Woodshop gives back

Woodshop students make pens to donate to veterans

Ayah Ali-Ahmad and Justine Ha

Veterans Day, a national holiday honoring military veterans, is a day Woodshop students use to give back to their community. Throughout his years as Woodshop teacher, Ted Shinta has appointed his students to craft pens that they donate to veterans on Veterans Day.

“The owner of the Woodcraft franchise in San Carlos [had] volunteered to come down and give a demonstration to my students on how to make pens for [the last] several years,” Shinta said. “I thought it would be a good idea because it would give the students an incentive to do [their] best.”

Woodshop teacher Ted Shinta holds up a box of pens made by his students

Shinta takes the finished pens made from his students down to Woodcraft in San Carlos a few days before Veterans Day. Woodcraft distributes the pens to the Veteran Affairs Hospital in Palo Alto as part of their Turn for Troops campaign. According to Woodcraft, a woodcraft supply company, over 12,661 pens were donated this year for their 14th annual Turn for Troops event.  

“It’s just a way for them to be appreciated [and] to feel like somebody cares,” Shinta said. “So, thank goodness there’s an organization like Woodcraft.”

When this first took off, Woodshop had more than just one period and they were able to create more pens. Woodcraft used to provide Shinta with pen building kits that contained ink and springs, but now as there aren’t many students taking Woodshop than before, they can only make around 70 pens and don’t receive the pen kits. Before, Shinta’s students were able to create 300 to 400 pens that they would eventually turn in, with each student making around three pens.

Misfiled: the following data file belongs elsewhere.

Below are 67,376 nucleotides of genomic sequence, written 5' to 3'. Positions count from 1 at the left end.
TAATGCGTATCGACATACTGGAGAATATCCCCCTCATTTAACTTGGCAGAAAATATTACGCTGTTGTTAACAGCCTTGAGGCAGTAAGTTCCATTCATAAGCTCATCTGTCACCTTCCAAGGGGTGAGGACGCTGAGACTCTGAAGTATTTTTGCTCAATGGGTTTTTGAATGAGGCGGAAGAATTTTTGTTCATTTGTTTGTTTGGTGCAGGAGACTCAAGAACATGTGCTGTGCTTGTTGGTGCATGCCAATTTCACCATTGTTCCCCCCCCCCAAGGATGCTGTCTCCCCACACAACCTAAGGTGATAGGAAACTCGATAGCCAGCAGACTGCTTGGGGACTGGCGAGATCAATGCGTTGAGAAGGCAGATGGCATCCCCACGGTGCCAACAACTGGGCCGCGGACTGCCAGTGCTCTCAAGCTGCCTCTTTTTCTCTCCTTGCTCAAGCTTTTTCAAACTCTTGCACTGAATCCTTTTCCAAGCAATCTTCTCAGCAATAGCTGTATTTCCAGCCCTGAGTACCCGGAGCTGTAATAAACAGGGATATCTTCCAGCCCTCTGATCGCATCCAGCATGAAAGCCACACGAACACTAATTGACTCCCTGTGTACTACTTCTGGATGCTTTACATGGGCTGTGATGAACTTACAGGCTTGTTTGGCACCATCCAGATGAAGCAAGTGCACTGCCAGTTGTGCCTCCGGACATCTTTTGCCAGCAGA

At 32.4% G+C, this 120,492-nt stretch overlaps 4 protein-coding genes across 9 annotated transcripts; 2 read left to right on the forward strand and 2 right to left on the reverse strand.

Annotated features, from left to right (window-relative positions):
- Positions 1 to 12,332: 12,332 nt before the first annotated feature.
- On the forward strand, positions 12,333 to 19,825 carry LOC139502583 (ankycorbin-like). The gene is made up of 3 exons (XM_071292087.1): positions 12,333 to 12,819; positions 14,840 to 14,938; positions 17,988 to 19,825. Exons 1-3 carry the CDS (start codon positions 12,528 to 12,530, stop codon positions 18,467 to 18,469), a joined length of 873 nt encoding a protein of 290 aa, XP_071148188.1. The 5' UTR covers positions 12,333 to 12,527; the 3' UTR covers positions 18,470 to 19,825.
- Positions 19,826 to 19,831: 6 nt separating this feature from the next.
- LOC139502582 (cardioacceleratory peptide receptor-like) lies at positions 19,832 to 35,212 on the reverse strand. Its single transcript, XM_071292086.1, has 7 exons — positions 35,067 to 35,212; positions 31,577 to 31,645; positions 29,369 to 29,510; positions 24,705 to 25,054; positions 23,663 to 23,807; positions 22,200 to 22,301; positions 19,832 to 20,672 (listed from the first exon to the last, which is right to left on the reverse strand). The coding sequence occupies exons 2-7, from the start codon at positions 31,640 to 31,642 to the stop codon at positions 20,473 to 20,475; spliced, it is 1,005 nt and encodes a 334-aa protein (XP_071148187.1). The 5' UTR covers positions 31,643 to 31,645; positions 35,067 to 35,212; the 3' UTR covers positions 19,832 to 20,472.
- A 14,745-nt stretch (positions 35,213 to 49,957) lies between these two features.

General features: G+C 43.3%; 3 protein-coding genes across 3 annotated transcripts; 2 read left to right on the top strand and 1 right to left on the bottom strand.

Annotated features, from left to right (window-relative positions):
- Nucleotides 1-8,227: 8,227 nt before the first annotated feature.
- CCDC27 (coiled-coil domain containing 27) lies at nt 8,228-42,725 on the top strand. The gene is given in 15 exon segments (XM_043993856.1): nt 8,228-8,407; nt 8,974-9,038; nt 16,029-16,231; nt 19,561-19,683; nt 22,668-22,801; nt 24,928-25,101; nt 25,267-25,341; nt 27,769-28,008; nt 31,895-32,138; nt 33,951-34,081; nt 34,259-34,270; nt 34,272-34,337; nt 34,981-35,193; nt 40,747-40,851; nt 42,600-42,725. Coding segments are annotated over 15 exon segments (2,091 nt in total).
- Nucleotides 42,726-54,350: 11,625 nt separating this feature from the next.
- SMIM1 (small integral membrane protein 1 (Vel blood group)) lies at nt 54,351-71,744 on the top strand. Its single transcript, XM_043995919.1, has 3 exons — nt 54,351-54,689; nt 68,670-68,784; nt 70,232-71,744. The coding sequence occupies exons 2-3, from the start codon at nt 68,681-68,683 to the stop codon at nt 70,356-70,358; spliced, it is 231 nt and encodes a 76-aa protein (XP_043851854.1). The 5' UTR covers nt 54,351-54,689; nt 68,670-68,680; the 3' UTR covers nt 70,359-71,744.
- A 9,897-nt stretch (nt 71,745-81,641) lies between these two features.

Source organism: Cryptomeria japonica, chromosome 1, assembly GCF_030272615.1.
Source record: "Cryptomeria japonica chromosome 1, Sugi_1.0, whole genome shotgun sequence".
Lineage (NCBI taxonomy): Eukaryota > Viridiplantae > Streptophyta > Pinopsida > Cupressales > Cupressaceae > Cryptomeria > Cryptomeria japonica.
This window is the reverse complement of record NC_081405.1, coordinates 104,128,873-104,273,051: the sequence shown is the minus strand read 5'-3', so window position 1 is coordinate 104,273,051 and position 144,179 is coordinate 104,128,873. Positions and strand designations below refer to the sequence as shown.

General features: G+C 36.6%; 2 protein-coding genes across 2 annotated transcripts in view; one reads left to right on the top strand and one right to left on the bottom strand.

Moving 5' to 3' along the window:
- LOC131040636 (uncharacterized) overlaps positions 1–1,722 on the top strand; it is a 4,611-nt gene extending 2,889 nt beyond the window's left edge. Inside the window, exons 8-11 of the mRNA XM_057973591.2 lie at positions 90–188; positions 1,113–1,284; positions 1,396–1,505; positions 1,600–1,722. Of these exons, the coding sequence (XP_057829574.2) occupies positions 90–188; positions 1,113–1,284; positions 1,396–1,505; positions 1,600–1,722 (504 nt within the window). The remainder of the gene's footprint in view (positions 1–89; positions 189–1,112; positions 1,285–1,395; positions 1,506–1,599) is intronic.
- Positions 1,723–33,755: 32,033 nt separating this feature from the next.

Demonstrating how to create pens in their safety unit at the beginning of the year helps introduce the various tools the students handle throughout the year. Shinta says this also encourages them to begin early on the pens, leaving plenty of time before Veterans Day to work on as many as they can.

Junior Andrew Feshkanich smoothens out his wooden pen using a small lethe


Many students start early in the year, and according to Shinta, some students utilize all their class time to make over 10 pens before Veterans Day and continue to create more after. Junior Andrew Feskanich believes this is not only a way to learn how to give back, but also help improve their crafting skills early on in the year.

“It gives you a sense of, first of all, of the accomplishment, because getting something done is nice, but also you have a tangible result,” Feskanich said. “[Making pens] also gives you better dexterity, planning skills [and] a hands-on experience, which is something that I don’t feel these put forward enough today.”

Similarly, junior Angela Chen uses this as an opportunity to grow in woodworking, as she learned how to use the lathe, a machine for shaping wood, better every time she made a new pen and hopes to develop her expertise in making pens for the rest of the year.

“You can really explore the different kinds of things you can do,” Chen said. “In regards to experience, every time you make something you learn a lot. Every pen you make should be better than the last one.”

As well with improving technically in woodworking, Chen is glad she can participate in Turn for Troops, as she sees as this an excellent opportunity to give back. She is also pleased with creating something that can be used by many people.

“The pens go to the veterans, which is a really good cause,” Chen said. “I just keep trying to make really good pens and sending it off to people that will enjoy them.”